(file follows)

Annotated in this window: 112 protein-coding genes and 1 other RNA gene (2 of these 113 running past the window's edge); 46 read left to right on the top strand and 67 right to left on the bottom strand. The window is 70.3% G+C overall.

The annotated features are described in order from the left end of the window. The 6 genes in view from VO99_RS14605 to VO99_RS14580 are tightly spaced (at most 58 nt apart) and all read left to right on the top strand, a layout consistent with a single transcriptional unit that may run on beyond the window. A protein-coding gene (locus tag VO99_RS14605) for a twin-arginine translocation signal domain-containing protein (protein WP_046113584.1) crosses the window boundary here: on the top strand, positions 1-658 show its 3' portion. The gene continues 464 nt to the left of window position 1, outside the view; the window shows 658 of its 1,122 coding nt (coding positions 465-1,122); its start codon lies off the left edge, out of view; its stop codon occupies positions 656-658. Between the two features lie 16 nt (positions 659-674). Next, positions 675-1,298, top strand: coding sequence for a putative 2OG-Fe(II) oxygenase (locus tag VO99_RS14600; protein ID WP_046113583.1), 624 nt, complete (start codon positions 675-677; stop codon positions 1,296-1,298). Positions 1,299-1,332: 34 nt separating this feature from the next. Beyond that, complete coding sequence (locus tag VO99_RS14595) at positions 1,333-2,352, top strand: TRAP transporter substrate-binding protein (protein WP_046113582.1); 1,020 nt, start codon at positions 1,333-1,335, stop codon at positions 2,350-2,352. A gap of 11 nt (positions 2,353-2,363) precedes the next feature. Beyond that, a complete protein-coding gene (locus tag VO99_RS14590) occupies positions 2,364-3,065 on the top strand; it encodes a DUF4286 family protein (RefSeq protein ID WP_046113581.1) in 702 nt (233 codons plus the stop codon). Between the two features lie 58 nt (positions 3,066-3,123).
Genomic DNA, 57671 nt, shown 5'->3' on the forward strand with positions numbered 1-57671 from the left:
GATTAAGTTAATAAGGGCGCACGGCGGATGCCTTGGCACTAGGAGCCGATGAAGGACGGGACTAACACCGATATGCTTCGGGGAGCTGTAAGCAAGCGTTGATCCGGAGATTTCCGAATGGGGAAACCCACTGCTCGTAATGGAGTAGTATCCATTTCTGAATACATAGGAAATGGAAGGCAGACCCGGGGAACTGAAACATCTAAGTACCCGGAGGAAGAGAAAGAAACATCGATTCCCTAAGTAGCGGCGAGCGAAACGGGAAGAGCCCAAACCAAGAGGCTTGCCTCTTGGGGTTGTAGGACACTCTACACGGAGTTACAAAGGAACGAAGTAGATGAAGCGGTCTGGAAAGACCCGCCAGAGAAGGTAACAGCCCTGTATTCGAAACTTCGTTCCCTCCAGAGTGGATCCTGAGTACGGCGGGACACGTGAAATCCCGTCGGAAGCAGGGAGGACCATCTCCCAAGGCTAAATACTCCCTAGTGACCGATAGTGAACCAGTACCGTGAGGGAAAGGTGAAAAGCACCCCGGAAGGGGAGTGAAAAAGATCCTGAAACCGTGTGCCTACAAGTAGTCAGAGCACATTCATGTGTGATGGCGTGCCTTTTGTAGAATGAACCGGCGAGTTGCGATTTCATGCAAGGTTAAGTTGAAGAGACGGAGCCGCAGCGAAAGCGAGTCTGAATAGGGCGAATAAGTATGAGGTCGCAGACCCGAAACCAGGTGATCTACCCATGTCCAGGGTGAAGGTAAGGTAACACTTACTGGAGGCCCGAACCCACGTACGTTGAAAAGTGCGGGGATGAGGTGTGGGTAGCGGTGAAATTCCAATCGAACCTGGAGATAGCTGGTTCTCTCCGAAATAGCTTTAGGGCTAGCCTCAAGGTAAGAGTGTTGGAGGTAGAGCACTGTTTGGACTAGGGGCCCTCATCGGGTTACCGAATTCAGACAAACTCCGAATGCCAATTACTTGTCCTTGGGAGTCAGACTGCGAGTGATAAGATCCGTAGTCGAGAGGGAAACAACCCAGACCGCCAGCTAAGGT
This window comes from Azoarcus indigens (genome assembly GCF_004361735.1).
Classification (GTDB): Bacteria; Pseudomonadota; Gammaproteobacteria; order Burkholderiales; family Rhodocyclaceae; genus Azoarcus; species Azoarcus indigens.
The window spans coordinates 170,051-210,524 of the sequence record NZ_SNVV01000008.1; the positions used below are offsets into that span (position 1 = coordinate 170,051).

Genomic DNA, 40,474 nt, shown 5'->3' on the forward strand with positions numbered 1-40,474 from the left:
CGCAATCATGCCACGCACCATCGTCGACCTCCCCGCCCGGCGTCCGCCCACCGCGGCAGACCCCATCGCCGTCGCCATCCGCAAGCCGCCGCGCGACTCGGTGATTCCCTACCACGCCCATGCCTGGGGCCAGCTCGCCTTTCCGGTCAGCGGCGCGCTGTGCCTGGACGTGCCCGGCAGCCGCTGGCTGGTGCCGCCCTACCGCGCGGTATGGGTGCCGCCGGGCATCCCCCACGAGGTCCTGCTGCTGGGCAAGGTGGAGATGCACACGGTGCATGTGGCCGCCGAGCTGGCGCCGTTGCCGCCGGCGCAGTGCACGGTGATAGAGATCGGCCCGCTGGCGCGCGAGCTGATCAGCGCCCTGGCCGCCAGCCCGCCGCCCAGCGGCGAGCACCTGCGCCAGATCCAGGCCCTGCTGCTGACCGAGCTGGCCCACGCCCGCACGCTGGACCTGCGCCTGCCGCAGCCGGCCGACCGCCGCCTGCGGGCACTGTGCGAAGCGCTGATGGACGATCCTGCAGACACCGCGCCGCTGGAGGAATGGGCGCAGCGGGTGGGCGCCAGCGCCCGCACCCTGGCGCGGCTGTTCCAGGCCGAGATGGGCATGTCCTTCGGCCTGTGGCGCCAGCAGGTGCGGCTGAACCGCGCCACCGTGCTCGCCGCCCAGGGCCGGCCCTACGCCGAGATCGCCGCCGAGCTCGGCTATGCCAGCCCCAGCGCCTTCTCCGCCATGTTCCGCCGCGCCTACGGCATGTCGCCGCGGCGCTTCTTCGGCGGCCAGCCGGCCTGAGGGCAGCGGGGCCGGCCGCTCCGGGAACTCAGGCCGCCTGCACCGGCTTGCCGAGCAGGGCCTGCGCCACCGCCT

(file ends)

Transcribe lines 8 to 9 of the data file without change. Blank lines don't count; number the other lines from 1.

Genomic DNA, 40,474 nt, shown 5'->3' on the forward strand with positions numbered 1-40,474 from the left:
CGCAATCATGCCACGCACCATCGTCGACCTCCCCGCCCGGCGTCCGCCCACCGCGGCAGACCCCATCGCCGTCGCCATCCGCAAGCCGCCGCGCGACTCGGTGATTCCCTACCACGCCCATGCCTGGGGCCAGCTCGCCTTTCCGGTCAGCGGCGCGCTGTGCCTGGACGTGCCCGGCAGCCGCTGGCTGGTGCCGCCCTACCGCGCGGTATGGGTGCCGCCGGGCATCCCCCACGAGGTCCTGCTGCTGGGCAAGGTGGAGATGCACACGGTGCATGTGGCCGCCGAGCTGGCGCCGTTGCCGCCGGCGCAGTGCACGGTGATAGAGATCGGCCCGCTGGCGCGCGAGCTGATCAGCGCCCTGGCCGCCAGCCCGCCGCCCAGCGGCGAGCACCTGCGCCAGATCCAGGCCCTGCTGCTGACCGAGCTGGCCCACGCCCGCACGCTGGACCTGCGCCTGCCGCAGCCGGCCGACCGCCGCCTGCGGGCACTGTGCGAAGCGCTGATGGACGATCCTGCAGACACCGCGCCGCTGGAGGAATGGGCGCAGCGGGTGGGCGCCAGCGCCCGCACCCTGGCGCGGCTGTTCCAGGCCGAGATGGGCATGTCCTTCGGCCTGTGGCGCCAGCAGGTGCGGCTGAACCGCGCCACCGTGCTCGCCGCCCAGGGCCGGCCCTACGCCGAGATCGCCGCCGAGCTCGGCTATGCCAGCCCCAGCGCCTTCTCCGCCATGTTCCGCCGCGCCTACGGCATGTCGCCGCGGCGCTTCTTCGGCGGCCAGCCGGCCTGAGGGCAGCGGGGCCGGCCGCTCCGGGAACTCAGGCCGCCTGCACCGGCTTGCCGAGCAGGGCCTGCGCCACCGCCT